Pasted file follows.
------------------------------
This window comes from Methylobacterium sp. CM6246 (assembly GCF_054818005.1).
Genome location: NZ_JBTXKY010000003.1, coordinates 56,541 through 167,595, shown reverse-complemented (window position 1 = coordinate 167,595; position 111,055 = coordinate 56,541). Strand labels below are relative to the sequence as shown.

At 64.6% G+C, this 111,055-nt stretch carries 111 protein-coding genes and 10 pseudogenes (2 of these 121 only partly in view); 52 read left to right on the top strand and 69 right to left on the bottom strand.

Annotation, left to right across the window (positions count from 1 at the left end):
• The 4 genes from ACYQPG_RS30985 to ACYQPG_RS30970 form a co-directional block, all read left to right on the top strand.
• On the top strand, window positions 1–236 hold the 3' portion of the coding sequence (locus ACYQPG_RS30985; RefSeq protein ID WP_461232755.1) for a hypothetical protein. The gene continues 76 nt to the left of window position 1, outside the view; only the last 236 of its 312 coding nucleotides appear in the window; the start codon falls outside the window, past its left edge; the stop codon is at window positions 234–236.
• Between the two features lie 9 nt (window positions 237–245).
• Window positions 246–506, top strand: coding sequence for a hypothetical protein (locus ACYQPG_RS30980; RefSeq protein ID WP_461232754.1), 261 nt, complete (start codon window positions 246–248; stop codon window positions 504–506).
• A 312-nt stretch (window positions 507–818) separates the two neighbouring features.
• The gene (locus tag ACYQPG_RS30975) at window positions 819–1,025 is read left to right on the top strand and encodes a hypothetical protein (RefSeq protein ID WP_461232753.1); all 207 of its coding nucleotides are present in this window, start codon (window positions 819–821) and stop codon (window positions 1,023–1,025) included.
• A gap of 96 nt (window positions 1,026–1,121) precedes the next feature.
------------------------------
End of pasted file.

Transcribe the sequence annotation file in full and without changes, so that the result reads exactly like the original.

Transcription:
This window comes from Methylobacterium sp. CM6246 (assembly GCF_054818005.1).
Genome location: NZ_JBTXKY010000003.1, coordinates 56,541 through 167,595, shown reverse-complemented (window position 1 = coordinate 167,595; position 111,055 = coordinate 56,541). Strand labels below are relative to the sequence as shown.

At 64.6% G+C, this 111,055-nt stretch carries 111 protein-coding genes and 10 pseudogenes (2 of these 121 only partly in view); 52 read left to right on the top strand and 69 right to left on the bottom strand.

Annotation, left to right across the window (positions count from 1 at the left end):
• The 4 genes from ACYQPG_RS30985 to ACYQPG_RS30970 form a co-directional block, all read left to right on the top strand.
• On the top strand, window positions 1–236 hold the 3' portion of the coding sequence (locus ACYQPG_RS30985; RefSeq protein ID WP_461232755.1) for a hypothetical protein. The gene continues 76 nt to the left of window position 1, outside the view; only the last 236 of its 312 coding nucleotides appear in the window; the start codon falls outside the window, past its left edge; the stop codon is at window positions 234–236.
• Between the two features lie 9 nt (window positions 237–245).
• Window positions 246–506, top strand: coding sequence for a hypothetical protein (locus ACYQPG_RS30980; RefSeq protein ID WP_461232754.1), 261 nt, complete (start codon window positions 246–248; stop codon window positions 504–506).
• A 312-nt stretch (window positions 507–818) separates the two neighbouring features.
• The gene (locus tag ACYQPG_RS30975) at window positions 819–1,025 is read left to right on the top strand and encodes a hypothetical protein (RefSeq protein ID WP_461232753.1); all 207 of its coding nucleotides are present in this window, start codon (window positions 819–821) and stop codon (window positions 1,023–1,025) included.
• A gap of 96 nt (window positions 1,026–1,121) precedes the next feature.